Success eluded him. He stood back perplexed, analysing the principles underlying the construction of deckchairs. He attacked the problem again and struggled fruitlessly for 20 minutes or so until a college servant glided respectfully to his assistance, erected the chair and carefully arranged on it the don's rugs - upon which it started to pour. In the hands of such dons and servants, I felt, the university's traditions and splendours were perfectly safe.
Another guardian was the aged don, I think master of a college, whose position had been challenged by the winds of change. 'I am already an anomaly,' he stiffly replied. 'I intend to become an abuse and hope, God willing, to survive to be a scandal.'
The begetter of the present rash proposal is Sir Douglas Wass, former head of the civil service. He is an MA of St John's, therefore entitled now to vote; but he himself is 70. Threatening the pillars of society, he remembers his own legs - a fair man?
At present there are apparently too many dons entitled to vote. If so, this rules out an attractive suggestion, that the vote might be extended to college servants, so solicitous as I remember them for the gracious well-being of academe. Very well, why not disfranchise youth, the young dons, a prudent step favoured, mutatis mutandis, by Professor Hayek for national elections?
One snag is that the old dons of today were young dons in the Thirties, Forties and Fifties, and thus in their youth exposed to all sorts of Marxist and other modern contagions. A maxim of Robert Conquest, the historian of the Great Russian Terror, is here reassuring. He rules that everyone is a conservative in the case of what he knows about. Old lefty dons, who still impenitently teach that the world would be happier if turned by violence upside down, are often crusty reactionaries when the universities they infest are under discussion. After all, old Herbert Marcuse, the radical who terrified even radicals, apparently valued his own comforts.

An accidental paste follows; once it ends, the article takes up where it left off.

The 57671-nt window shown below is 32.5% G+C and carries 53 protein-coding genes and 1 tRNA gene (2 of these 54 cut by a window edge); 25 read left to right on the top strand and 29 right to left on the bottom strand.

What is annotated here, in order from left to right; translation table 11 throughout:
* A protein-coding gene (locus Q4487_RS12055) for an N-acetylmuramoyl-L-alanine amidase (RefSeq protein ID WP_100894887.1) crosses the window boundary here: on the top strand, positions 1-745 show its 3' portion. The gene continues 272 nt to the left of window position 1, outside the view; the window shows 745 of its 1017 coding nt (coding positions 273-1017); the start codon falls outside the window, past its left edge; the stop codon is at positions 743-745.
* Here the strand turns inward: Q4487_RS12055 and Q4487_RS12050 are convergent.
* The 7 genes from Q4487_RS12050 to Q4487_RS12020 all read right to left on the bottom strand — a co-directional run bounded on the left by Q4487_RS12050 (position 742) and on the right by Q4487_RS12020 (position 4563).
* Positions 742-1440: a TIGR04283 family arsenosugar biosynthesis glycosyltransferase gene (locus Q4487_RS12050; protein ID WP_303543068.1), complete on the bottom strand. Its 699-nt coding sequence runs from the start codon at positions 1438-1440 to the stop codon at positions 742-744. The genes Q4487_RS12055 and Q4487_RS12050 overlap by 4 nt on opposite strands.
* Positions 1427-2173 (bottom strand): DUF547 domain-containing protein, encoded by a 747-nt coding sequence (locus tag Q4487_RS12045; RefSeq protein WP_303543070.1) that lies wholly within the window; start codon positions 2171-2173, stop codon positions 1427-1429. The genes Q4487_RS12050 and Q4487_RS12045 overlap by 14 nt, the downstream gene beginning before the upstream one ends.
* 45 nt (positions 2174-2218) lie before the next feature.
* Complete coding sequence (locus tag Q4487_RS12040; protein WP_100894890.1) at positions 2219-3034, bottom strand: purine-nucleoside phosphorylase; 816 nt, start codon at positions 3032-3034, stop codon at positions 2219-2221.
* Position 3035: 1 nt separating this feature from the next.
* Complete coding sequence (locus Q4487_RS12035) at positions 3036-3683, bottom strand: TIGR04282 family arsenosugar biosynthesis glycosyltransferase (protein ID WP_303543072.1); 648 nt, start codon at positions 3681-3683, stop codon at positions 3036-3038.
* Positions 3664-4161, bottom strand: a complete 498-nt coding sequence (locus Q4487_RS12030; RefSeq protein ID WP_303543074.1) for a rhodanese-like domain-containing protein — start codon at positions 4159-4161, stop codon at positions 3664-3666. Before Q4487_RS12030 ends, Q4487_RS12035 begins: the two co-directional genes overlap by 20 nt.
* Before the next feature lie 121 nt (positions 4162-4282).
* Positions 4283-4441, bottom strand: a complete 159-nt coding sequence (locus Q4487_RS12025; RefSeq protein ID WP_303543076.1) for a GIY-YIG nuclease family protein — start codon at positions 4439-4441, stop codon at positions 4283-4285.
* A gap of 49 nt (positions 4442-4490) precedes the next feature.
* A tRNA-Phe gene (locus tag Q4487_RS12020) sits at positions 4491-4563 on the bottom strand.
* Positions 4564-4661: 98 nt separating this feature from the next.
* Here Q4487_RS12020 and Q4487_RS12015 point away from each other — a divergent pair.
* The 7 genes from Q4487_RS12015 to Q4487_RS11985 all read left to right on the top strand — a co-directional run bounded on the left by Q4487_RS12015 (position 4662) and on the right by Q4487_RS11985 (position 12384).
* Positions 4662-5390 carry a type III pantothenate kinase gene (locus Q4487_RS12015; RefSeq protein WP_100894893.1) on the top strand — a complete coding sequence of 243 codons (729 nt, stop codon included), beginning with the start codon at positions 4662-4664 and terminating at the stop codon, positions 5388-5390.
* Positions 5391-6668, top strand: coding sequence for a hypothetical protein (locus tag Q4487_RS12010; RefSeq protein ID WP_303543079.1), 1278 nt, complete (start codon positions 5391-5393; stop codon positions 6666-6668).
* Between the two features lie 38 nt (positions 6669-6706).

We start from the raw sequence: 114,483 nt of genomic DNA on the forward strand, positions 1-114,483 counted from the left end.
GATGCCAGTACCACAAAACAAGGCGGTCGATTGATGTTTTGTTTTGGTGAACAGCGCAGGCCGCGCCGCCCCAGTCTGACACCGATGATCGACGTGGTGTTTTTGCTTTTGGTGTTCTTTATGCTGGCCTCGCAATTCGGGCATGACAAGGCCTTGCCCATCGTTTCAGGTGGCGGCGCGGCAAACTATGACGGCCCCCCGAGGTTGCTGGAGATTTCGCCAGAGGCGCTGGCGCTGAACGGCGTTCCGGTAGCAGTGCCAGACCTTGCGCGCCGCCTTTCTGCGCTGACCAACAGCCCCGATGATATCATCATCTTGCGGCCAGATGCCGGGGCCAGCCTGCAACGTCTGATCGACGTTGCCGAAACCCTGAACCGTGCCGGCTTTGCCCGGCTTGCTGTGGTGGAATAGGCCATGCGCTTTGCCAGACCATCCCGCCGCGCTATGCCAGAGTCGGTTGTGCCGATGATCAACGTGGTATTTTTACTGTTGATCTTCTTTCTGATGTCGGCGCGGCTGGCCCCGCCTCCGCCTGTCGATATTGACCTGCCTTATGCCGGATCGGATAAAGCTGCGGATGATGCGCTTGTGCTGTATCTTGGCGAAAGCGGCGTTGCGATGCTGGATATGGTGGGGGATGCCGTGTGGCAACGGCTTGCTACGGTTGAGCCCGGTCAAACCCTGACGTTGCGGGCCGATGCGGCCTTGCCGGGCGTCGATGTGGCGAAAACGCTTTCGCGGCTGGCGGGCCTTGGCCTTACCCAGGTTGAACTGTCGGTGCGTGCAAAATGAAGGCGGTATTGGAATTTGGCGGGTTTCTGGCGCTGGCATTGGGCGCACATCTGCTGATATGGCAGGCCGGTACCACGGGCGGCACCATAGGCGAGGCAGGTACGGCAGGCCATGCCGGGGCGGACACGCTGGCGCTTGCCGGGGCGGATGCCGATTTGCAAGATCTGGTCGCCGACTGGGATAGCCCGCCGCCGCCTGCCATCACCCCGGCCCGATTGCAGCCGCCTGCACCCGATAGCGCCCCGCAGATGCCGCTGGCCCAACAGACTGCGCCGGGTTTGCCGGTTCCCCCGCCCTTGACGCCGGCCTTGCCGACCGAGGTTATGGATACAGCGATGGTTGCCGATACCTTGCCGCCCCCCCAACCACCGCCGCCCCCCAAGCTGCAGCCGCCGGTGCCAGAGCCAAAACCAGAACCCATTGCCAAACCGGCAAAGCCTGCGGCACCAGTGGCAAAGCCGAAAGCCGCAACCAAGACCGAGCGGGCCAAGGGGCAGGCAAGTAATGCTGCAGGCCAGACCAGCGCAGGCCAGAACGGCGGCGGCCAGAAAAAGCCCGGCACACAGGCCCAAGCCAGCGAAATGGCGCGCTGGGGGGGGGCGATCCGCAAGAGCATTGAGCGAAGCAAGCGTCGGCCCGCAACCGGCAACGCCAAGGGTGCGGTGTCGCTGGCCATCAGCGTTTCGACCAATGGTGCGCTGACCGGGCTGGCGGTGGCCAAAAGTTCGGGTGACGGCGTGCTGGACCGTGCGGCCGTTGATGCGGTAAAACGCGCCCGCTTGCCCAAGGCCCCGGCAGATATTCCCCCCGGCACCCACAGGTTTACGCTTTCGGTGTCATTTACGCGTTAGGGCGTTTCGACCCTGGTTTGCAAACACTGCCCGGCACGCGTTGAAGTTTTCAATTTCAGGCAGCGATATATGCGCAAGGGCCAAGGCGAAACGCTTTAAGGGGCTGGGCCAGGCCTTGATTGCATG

'F OR AN exciting, full career, join the Inland Revenue.' 'Join the taxmen and see the world.' Is that how it is now? My own relationships with the Inland Revenue have been, I confess, a bit humdrum - never did I dream I was dealing with maverick high-flyers or jet-setters.
Mysterious alleged misdemeanours on my part, hinted at by the taxman but never for some sly official reason specified, have melted away slowly like morning mists under my accountant's soothing touch. Revenue officials have sometimes displayed an interest in my well-being that I find touching. One, with paternal asperity, opined that if I dealt with my employer's business as negligently as I dealt with that of the taxman, I was fortunate to have a job at all.
Another Inland Revenue official kindly enclosed a complex form, which, if completed in triplicate and countersigned by a vicar or the like, would bring me a repayment of about 7s 6d - not much money even in those days. Negligent as ever, I ignored it. He wrote again, expressing surprise. I ignored this, too. In rising order of importance and seniority, other officials then intervened. They were successively 'surprised and disappointed', 'astonished and distressed', 'amazed and grieved'.